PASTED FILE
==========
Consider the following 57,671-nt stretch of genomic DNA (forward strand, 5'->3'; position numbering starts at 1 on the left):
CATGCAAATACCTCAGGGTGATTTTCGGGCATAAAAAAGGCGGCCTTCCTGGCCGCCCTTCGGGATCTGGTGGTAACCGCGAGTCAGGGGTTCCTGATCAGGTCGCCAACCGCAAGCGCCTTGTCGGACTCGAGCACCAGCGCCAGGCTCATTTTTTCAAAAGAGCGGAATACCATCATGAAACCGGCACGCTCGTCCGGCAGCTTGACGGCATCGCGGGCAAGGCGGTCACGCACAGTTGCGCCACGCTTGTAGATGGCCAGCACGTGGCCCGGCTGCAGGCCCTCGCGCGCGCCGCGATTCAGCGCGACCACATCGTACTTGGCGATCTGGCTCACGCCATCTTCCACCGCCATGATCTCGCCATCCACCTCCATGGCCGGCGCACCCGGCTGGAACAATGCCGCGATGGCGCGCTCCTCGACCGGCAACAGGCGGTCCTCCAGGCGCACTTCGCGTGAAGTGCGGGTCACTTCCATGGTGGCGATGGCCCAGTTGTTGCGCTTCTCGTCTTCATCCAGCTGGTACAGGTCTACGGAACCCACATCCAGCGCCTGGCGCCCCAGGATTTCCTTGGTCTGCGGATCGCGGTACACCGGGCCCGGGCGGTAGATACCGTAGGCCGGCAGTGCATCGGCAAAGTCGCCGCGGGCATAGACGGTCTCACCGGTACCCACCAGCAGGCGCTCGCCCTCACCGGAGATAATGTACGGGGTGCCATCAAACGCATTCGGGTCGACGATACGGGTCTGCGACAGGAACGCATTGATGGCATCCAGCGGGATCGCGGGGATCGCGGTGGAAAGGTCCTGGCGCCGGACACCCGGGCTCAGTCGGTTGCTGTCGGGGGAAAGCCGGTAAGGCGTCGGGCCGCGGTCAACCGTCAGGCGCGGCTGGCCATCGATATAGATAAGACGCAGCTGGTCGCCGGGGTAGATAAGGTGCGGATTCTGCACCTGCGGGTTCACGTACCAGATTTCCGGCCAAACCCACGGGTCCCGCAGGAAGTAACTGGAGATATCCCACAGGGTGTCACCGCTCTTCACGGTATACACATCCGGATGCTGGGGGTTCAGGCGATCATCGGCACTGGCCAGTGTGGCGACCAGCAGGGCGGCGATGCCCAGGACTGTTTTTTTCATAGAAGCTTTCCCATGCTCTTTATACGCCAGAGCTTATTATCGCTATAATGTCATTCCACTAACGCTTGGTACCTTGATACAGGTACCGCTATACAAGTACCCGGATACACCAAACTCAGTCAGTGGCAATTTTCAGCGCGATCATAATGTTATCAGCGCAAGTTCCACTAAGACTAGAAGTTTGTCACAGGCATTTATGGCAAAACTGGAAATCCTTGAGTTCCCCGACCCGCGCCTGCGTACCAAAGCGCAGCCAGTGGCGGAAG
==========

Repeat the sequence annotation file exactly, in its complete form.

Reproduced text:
Consider the following 57,671-nt stretch of genomic DNA (forward strand, 5'->3'; position numbering starts at 1 on the left):
CATGCAAATACCTCAGGGTGATTTTCGGGCATAAAAAAGGCGGCCTTCCTGGCCGCCCTTCGGGATCTGGTGGTAACCGCGAGTCAGGGGTTCCTGATCAGGTCGCCAACCGCAAGCGCCTTGTCGGACTCGAGCACCAGCGCCAGGCTCATTTTTTCAAAAGAGCGGAATACCATCATGAAACCGGCACGCTCGTCCGGCAGCTTGACGGCATCGCGGGCAAGGCGGTCACGCACAGTTGCGCCACGCTTGTAGATGGCCAGCACGTGGCCCGGCTGCAGGCCCTCGCGCGCGCCGCGATTCAGCGCGACCACATCGTACTTGGCGATCTGGCTCACGCCATCTTCCACCGCCATGATCTCGCCATCCACCTCCATGGCCGGCGCACCCGGCTGGAACAATGCCGCGATGGCGCGCTCCTCGACCGGCAACAGGCGGTCCTCCAGGCGCACTTCGCGTGAAGTGCGGGTCACTTCCATGGTGGCGATGGCCCAGTTGTTGCGCTTCTCGTCTTCATCCAGCTGGTACAGGTCTACGGAACCCACATCCAGCGCCTGGCGCCCCAGGATTTCCTTGGTCTGCGGATCGCGGTACACCGGGCCCGGGCGGTAGATACCGTAGGCCGGCAGTGCATCGGCAAAGTCGCCGCGGGCATAGACGGTCTCACCGGTACCCACCAGCAGGCGCTCGCCCTCACCGGAGATAATGTACGGGGTGCCATCAAACGCATTCGGGTCGACGATACGGGTCTGCGACAGGAACGCATTGATGGCATCCAGCGGGATCGCGGGGATCGCGGTGGAAAGGTCCTGGCGCCGGACACCCGGGCTCAGTCGGTTGCTGTCGGGGGAAAGCCGGTAAGGCGTCGGGCCGCGGTCAACCGTCAGGCGCGGCTGGCCATCGATATAGATAAGACGCAGCTGGTCGCCGGGGTAGATAAGGTGCGGATTCTGCACCTGCGGGTTCACGTACCAGATTTCCGGCCAAACCCACGGGTCCCGCAGGAAGTAACTGGAGATATCCCACAGGGTGTCACCGCTCTTCACGGTATACACATCCGGATGCTGGGGGTTCAGGCGATCATCGGCACTGGCCAGTGTGGCGACCAGCAGGGCGGCGATGCCCAGGACTGTTTTTTTCATAGAAGCTTTCCCATGCTCTTTATACGCCAGAGCTTATTATCGCTATAATGTCATTCCACTAACGCTTGGTACCTTGATACAGGTACCGCTATACAAGTACCCGGATACACCAAACTCAGTCAGTGGCAATTTTCAGCGCGATCATAATGTTATCAGCGCAAGTTCCACTAAGACTAGAAGTTTGTCACAGGCATTTATGGCAAAACTGGAAATCCTTGAGTTCCCCGACCCGCGCCTGCGTACCAAAGCGCAGCCAGTGGCGGAAG